Amy: For Bill’s birthday, we took a rest day in Thermopolis, which sounds imaginary, but it’s exactly as steamy as you’d expect. Here, we visited Hot Springs State Park, and got a day pass at one of the local hot spring resorts. They pump the hot spring water into pools you can actually swim in. Like Yellowstone, the water is too hot when it comes directly out of the ground, so there are no natural soaking pools. The water has to be cooled down before they dump it in pools. We hot tub hopped all morning (there were like 10 pools, all different temperatures), tried the sulpher steam sauna (a miss) and even went down the resort’s water slide (lol, a hit). After a quick shower to get the sulphur stink off our pores, we headed east towards Big Horn Wilderness. On the way, we stopped to see another Buffalo herd (Buffalo Bill’s new favourite animal). We camped in a field of cows, cracked out bottle of California wine, and played funk music all night. Happy birthday billy!




devil's tower


bill: another wyoming geologic oddity: devils tower (or bear's lodge as per the indigenous nomenclature). the tower stands 264m tall, massive hexagonal blocks sticking straight out of the earth in an otherwise fairly blank, low, rolling, and decidedly non-mountainous environment. a former volcano, the tower has been a sacred place for indigenous groups here for thousands of years, with one of the legends being that the creator lifted the tower out of the earth to protect a group of girls from a bear who then clawed at the side of the tower trying to climb it, creating the patterns. the girls were then lifted to the sky to become the pleiades.



the tower is also a rock climbing hot spot, but we will not be climbing; the climbing here is all super hard! the easiest routes up the tower are all offwidth (?!) and are described as “super sandbagged, super polished, ass kicking, body wrecking off width type 2 fun” and need much bigger gear than i own (2x #4, a #5, a #6, and some big bros). there are some hand cracks, but they need 6x #2s and are also super sandbagged 5.9. it is a little disappointing to be in such a cool climbing spot and not be climbing, but way better than being halfway up the tower and remembering how much offwidth sucks and not having the right gear. so we hiked around the tower and watched the climbers.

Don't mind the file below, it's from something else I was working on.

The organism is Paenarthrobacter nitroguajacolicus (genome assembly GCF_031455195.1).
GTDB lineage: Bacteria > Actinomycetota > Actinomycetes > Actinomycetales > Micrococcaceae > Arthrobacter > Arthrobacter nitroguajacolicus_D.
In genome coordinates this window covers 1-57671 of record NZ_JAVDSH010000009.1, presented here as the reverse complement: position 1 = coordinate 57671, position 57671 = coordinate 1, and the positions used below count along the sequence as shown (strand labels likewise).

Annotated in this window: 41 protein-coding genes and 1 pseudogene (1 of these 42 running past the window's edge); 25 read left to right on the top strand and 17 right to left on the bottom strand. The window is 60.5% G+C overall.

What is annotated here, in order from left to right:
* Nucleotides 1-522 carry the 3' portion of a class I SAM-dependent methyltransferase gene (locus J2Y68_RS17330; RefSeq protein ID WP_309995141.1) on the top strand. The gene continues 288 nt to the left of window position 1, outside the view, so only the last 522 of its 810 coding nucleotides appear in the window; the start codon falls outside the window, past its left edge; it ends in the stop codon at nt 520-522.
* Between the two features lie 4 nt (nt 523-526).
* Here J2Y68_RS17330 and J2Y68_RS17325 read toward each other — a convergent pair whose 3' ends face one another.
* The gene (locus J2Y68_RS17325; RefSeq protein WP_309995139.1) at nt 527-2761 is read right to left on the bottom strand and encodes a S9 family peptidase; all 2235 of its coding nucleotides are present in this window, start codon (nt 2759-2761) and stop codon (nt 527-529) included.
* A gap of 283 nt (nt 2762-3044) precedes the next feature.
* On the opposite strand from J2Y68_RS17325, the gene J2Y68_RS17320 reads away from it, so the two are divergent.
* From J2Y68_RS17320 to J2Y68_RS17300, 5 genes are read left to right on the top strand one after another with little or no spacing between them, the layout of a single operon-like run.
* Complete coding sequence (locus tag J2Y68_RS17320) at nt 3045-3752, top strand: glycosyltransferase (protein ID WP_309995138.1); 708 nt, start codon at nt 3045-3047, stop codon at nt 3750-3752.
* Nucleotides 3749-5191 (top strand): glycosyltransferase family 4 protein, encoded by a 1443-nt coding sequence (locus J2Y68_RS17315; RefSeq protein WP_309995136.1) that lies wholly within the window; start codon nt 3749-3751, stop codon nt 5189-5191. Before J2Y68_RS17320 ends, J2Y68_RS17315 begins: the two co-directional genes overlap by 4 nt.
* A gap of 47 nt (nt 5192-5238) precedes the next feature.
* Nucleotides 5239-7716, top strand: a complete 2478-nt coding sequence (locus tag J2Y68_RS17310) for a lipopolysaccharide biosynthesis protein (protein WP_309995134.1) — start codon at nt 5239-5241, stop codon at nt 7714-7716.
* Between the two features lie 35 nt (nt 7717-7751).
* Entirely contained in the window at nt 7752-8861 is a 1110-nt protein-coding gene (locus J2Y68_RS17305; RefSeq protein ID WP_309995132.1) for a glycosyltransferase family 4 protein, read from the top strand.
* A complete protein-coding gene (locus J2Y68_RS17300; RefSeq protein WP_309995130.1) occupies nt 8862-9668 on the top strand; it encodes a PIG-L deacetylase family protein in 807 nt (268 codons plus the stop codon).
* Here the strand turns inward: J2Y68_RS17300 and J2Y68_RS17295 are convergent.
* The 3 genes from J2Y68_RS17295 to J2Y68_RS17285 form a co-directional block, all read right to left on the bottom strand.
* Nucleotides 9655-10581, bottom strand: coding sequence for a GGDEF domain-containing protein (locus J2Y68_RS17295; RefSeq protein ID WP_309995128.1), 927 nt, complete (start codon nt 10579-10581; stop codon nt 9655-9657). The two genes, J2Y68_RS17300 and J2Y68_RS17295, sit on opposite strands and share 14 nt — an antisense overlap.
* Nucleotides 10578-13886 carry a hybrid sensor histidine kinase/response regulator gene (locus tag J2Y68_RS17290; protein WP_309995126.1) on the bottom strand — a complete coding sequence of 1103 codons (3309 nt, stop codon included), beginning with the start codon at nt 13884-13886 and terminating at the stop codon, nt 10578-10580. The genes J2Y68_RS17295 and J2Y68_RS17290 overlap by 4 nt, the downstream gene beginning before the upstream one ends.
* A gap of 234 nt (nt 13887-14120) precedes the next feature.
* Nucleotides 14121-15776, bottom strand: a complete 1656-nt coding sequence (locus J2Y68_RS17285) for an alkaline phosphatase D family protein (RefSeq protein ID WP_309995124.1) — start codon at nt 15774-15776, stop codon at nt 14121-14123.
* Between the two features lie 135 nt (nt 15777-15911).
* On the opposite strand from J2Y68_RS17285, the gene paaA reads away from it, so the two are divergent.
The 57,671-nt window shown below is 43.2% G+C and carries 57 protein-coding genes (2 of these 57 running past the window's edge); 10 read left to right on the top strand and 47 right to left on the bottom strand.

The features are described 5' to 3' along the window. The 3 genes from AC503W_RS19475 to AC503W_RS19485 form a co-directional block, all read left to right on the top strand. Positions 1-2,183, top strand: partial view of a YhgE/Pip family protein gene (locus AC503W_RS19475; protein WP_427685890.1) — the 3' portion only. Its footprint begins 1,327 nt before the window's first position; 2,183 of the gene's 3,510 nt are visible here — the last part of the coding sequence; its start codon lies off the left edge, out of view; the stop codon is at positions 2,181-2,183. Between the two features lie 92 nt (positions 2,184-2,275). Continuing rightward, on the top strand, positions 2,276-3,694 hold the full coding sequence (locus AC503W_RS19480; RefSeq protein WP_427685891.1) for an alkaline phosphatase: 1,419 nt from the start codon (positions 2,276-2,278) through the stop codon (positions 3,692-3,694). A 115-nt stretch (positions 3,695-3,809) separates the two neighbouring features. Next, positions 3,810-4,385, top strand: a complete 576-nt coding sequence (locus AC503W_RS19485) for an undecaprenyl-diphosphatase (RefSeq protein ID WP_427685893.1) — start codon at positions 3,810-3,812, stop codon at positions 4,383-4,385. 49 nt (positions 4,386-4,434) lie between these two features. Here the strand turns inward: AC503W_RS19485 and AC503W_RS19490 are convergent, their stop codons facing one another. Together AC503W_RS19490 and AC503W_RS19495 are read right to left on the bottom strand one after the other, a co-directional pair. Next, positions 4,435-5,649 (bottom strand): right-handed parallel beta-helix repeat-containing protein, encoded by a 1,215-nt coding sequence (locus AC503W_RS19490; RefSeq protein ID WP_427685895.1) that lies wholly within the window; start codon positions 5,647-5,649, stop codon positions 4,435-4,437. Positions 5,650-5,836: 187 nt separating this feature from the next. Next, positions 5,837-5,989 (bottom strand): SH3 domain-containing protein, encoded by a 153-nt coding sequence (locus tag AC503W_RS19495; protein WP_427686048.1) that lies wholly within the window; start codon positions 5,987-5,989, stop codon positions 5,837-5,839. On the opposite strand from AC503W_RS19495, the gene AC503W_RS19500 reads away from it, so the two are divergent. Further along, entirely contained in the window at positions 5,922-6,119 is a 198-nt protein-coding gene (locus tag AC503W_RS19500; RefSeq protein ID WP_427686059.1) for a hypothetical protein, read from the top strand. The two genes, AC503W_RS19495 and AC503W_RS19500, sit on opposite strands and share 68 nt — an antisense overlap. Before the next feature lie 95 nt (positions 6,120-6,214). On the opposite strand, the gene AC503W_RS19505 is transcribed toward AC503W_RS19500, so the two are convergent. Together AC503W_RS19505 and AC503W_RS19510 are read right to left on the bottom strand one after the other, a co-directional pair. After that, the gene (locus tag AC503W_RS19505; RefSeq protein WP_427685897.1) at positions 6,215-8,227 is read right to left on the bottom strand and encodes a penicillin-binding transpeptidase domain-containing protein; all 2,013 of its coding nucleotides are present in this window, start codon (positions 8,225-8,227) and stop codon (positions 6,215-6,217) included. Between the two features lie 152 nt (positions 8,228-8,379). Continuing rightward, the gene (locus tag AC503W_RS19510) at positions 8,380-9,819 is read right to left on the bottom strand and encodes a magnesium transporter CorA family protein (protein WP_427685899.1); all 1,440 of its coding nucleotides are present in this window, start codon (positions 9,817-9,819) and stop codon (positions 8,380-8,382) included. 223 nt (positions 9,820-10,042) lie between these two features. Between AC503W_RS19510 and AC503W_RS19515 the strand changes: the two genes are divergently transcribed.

Amy: Devil's Tower is also surrounded by fields chock full of my favourite animal of the trip: Prairie Dogs! They are a cross between squirrels, gophers and meerkats and live in large underground colonies called "towns". We walked right through a prairie dog town to get up to Devil’s Tower, then hiked the loop to check out the hundreds of climbing routes on all sides. It would be cool to come back one day to stand at the top!



amy in prarie dog town w prairie dog hat



We snagged an awesome campsite at the base of the tower to stargaze and watch the sunrise in the morning. Gorgeous.


badlands national park


bill: just past the south dakota border lies badlands national park, a large expanse of arid grasslands with some very familiar looking formations. the sandstone and dried mud here feels a lot like we are back in the utah desert again, just with buffalo this time.


Amy: One final US National Park was positioned smack dab in the middle of our trajectory east: Badlands. The park contains one of the world’s richest fossil beds. The soft sedimentary rock is crumbly - a lot like dried mud. This area was once a shallow sea (evidenced by various crustacean fossils), then a forest/plains area (there are many sheep, wild pig fossils too). Apparently, the crumbly sediment erodes an inch or two every year. This means park visitors and hikers have a pretty good chance of stumbling on new, undiscovered fossils! I kept my eyes peeled the whole time we were hiking but unfortunately didn’t make any groundbreaking discoveries.


apparently this mouse-sized deer lived here at some point. oh and i think our mouse-sized mouse moved out on his own at devils tower because couldn't figure out how to get into plastic packaging and got hungry.



we did a quick 20km hike through the saddle pass and medicine loop, lots of grasslands, cool rock formations, and the cacti are back! also lots of spiderwebs.



Amy: Sunset here, like in Utah and other deserty areas, was especially exceptional, the pink rock illuminated by the orange hues of the sunset, with thousands of layers of sediment bands stretching uniformly across the horizon.








after driving through all of the beautiful states on the west coast, while driving through south dakota, which is lots of flat, agricultural land and rolling hills i found myself thinking "why would anyone live in this place when the rest of the country is so beautiful", and then shortly after found myself thinking "wow this place looks just like southeastern ontario...". hmm. things are starting to look more familiar now as we cross into minnesota, more lakes, more granite, more boreal forest. a quick pitstop in minneapolis for one last shake shack before we cross the border back to canada!




here is this week's video: